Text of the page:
Sunday, October 11, 2009

Much like everyone else on this board I too had a problem with Armitts book an introduction to fantasy fiction. I found the way she jumped back and forth between topics and rarely had a straightforward concrete definition of anything to be a bit annoying.

Before reading this book all my prior knowledge about fantasy fiction came from the books that I had read mostly as a pre-teen. Books like the Harry Potter series, Tamora Pierce and other books that one would find in the “young adult” section of a library. So perhaps my view of fantasy fiction is skewed since I am used to fantasy with dragons and magic and such things.

But my problem was mostly with her choices of example texts. The genera of fantasy has been around for ages and has produced many novels of varying scholarly worth. While some books most defiantly fit the profile of being stereotypically fantasy they don’t seem to merit much worth and will most likely be forgotten about within a few years. But still there are books that are clear in everyone’s mind as being a part of the fantasy genera. Books like Lord of the Rings and Harry Potter the first thing that comes into your head is usually fantasy, and so yes, those are good choices to write about when writing an introduction to fantasy fiction book. Yet some the other choices such as Thomas Moors Utopia, I had never really thought of as a fantasy book, I had always just thought of it as a politically theory book like Machiavelli’s The Prince. Or even her choice of using H.G. Well’s The Time Machine and Mary Shelly’s Frankenstein, novels I have previously only thought of as Sci-Fi.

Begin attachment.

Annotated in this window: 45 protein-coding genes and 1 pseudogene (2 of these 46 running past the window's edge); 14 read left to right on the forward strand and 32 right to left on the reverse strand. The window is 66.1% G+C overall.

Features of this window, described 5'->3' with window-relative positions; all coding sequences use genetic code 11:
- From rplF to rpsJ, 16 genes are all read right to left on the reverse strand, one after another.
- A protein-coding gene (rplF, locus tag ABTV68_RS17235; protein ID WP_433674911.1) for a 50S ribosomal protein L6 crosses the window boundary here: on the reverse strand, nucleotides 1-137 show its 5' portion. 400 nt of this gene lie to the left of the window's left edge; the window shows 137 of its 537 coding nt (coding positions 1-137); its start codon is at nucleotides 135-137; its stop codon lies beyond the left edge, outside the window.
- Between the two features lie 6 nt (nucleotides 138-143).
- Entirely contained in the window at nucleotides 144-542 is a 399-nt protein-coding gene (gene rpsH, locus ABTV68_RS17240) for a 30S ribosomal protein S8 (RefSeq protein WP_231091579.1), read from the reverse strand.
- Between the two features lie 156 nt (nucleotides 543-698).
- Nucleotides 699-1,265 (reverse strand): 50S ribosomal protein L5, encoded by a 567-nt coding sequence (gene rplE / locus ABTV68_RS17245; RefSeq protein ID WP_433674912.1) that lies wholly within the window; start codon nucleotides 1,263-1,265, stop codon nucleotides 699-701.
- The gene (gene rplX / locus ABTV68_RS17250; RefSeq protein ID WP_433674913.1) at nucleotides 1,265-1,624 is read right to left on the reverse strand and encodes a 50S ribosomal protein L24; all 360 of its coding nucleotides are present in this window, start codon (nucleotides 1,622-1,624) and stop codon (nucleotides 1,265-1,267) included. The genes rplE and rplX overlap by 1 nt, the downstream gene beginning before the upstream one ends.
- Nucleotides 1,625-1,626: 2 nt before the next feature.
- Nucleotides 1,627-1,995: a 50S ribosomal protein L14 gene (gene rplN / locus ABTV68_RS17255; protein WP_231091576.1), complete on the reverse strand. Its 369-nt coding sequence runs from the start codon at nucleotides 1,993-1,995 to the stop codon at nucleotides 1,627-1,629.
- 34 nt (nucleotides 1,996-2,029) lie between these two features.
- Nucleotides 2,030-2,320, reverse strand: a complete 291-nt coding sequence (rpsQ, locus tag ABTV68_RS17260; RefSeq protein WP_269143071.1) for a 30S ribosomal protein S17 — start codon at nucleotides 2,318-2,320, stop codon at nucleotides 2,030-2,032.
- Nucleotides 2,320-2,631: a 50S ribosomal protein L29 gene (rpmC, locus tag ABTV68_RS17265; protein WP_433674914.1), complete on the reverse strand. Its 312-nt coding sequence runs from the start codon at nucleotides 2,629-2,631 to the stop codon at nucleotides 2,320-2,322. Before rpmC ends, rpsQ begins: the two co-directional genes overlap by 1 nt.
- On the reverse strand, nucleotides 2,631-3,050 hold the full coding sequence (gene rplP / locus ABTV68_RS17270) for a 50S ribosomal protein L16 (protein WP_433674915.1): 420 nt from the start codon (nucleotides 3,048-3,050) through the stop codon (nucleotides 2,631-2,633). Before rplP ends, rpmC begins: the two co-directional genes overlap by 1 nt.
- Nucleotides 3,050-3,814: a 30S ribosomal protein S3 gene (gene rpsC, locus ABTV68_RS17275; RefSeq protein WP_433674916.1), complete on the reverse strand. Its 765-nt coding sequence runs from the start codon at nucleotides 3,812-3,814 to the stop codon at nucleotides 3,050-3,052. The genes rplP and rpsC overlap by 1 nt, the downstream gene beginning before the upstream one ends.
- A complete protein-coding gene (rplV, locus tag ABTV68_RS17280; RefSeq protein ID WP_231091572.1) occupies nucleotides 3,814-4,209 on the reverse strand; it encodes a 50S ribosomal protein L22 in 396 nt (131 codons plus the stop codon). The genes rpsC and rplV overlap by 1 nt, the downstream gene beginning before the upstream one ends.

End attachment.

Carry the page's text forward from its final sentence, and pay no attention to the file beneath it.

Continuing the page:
It seems that she was looking for novels that would lend legitimacy to her theories, so she used books that were widely regarded by the literary world to be well-respected novels, but therein bends the definition of fantasy. I can see how you would want to avoid using books that may quickly become irrelevant in an introduction. Yet she overlooks well regarded novels that fit well the definition of Fantasy that don’t bleed into the genera of sci-fi such as Mitch Alboms The Five People You Meet in Heaven or a perfect example of magic realism Garbiel Garcia Marque’s One Hundred Years of Solitude.

Really my problem with her is that she seems to have spent so much effort trying to make her book seem legitimate to hardcore literary scholars that she seems to have forgotten that she is writing an introduction to fantasy and should therefore be using books that can be clearly defined as fantasy. Maybe I’m being a bit too closed minded about her use of texts.

I would really not recommend this book to anyone who wanted an introduction to fantasy fiction because I don’t really think I walked away from it with any useful new knowledge.

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